RI - Mother Nature, Humans Do Battle Along R.I.'s Battered Coast
The Ocean State’s famous shoreline is shrinking, putting vital infrastructure at risk and drowning essential ecosystems. If we don’t adapt, the future will be all wet.
The most violent and destructive natural disaster in New England recorded history forever changed Rhode Island’s coastline. In the eight decades since, the state’s iconic shoreline has continued to shift. It’s been pummeled by other major weather events, eaten away by slow and steady erosion, and dogged by the climate crisis.
Rhode Island’s modern-day shoreline transformation began in earnest on a Wednesday afternoon 83 years ago, when the “Great New England Hurricane” ripped through an unsuspecting populace and its built-up shoreline.
In a series titled Shifting Sands, we talk to those who have witnessed, documented, and studied the reshaping of the state’s shoreline during the past eight decades.
What have they seen? What do the changes mean? How have they been impacted? What does the future hold? These are some of the questions we will address in this 22-week series. This story examines the issue from a board perspective, while some of the other stories will focus on the personal experiences of those who have lived, worked, and played on and around Narragansett Bay, Block Island Sound, the Atlantic Ocean, and the rest of the estuarine, tidal, and marine waters that make this the Ocean State. Other stories will address coastal-related issues.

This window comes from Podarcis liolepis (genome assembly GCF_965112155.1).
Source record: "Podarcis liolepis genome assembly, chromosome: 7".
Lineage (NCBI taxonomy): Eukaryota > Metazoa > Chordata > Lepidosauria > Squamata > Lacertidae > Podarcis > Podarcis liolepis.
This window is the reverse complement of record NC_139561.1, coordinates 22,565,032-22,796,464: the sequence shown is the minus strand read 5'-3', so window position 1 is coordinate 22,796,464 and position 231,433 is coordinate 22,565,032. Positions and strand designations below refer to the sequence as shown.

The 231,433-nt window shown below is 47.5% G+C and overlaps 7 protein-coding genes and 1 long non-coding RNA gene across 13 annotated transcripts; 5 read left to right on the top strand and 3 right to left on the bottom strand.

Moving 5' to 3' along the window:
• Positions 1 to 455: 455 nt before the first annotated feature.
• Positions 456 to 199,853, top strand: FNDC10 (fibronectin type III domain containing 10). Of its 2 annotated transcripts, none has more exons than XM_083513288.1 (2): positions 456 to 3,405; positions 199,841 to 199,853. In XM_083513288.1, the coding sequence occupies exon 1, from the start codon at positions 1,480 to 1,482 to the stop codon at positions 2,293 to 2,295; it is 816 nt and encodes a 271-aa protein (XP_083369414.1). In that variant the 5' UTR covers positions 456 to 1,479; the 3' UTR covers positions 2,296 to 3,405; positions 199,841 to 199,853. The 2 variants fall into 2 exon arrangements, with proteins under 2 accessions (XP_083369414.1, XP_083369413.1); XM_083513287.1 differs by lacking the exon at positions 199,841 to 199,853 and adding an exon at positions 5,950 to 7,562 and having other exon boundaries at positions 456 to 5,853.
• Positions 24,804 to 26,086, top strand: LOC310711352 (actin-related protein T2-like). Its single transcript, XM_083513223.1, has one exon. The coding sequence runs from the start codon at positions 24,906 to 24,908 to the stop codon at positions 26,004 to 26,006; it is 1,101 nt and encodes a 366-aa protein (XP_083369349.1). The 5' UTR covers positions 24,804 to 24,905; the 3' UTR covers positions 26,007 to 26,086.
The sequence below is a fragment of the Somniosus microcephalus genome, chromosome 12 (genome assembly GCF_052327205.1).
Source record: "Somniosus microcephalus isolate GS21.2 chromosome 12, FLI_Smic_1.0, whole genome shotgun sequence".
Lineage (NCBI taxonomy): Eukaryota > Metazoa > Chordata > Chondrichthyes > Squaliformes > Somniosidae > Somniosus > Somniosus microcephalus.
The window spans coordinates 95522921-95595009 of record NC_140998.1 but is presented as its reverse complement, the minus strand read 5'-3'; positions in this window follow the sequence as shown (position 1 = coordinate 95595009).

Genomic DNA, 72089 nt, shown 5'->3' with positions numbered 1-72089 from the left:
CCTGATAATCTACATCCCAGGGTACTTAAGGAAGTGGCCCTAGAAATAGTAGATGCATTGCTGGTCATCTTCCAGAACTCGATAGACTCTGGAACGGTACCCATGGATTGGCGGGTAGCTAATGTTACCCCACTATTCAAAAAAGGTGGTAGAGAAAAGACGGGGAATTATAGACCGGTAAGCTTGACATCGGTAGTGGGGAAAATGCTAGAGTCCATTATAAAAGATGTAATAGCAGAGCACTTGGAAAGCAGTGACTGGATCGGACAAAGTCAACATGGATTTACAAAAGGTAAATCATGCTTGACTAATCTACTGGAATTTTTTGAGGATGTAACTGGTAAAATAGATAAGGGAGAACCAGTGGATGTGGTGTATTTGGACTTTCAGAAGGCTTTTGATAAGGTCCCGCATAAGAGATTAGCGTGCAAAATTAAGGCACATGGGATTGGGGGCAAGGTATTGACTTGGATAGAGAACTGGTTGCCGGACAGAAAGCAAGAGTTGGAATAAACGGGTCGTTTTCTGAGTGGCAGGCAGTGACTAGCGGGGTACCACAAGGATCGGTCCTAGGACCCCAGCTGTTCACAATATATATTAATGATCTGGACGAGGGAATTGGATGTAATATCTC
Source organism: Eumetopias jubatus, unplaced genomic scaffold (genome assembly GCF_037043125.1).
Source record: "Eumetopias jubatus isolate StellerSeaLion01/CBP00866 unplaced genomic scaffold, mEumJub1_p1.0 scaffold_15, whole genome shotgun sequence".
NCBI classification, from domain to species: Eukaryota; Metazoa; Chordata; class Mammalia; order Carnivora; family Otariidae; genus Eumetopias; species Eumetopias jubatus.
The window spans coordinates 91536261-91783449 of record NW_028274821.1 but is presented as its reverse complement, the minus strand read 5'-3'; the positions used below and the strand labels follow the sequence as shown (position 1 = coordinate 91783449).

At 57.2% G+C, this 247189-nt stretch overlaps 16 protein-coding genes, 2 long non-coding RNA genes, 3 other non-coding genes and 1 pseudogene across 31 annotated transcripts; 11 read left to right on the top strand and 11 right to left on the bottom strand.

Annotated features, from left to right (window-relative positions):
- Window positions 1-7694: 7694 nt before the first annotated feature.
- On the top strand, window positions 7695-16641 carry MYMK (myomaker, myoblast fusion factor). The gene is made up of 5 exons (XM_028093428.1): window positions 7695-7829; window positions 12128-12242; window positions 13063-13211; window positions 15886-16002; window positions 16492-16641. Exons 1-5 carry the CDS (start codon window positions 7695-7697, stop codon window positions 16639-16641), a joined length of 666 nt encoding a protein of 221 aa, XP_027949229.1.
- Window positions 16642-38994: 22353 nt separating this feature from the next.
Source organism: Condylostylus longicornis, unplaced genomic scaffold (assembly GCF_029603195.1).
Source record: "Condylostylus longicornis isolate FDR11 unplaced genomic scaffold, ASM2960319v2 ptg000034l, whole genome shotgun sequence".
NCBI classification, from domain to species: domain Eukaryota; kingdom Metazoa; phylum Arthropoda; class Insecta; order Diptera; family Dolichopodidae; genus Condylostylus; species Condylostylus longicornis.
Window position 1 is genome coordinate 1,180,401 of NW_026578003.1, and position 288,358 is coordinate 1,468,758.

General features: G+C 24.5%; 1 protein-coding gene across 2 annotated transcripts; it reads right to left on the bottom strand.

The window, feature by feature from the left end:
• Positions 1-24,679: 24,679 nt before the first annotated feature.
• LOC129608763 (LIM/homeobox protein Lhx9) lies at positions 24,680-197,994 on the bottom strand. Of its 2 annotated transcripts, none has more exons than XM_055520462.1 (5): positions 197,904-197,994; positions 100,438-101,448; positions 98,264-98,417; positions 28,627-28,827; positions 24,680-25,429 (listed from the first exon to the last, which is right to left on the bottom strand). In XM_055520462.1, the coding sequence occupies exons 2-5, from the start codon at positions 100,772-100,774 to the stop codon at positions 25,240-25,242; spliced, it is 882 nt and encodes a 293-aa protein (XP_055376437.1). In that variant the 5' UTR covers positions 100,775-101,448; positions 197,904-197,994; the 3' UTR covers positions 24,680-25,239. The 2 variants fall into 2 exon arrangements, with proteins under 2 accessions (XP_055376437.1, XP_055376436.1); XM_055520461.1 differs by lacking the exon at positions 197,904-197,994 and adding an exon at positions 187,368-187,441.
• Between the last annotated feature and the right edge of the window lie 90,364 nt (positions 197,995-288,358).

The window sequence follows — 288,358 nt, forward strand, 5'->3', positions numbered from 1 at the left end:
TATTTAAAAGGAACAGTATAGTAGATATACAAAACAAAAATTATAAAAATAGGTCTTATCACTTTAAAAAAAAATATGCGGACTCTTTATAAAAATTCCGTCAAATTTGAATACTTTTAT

The Biggest Little is shrinking
The state’s collection of popular beaches, windswept bluffs, and historic waterfronts in 21 coastal municipalities doesn’t look like it did before the hurricane of 1938 came steaming ashore, striking at the exact moment the highest high tide of the year was peaking.
The hurricane’s triple threat of wind, rain, and waves turned downtown Providence into a 17-foot-deep lake and inundated 3 miles of industrial waterfront. The state’s barrier beaches, crowded with homes, were wiped out.
Rhode Island, which is mostly at sea level or 10-30 feet above, is the second-most densely populated state, behind New Jersey, and its considerable coastline is once again crowded with homes, cottages, second homes, businesses, structures to hold back the sea, residents, and tourists.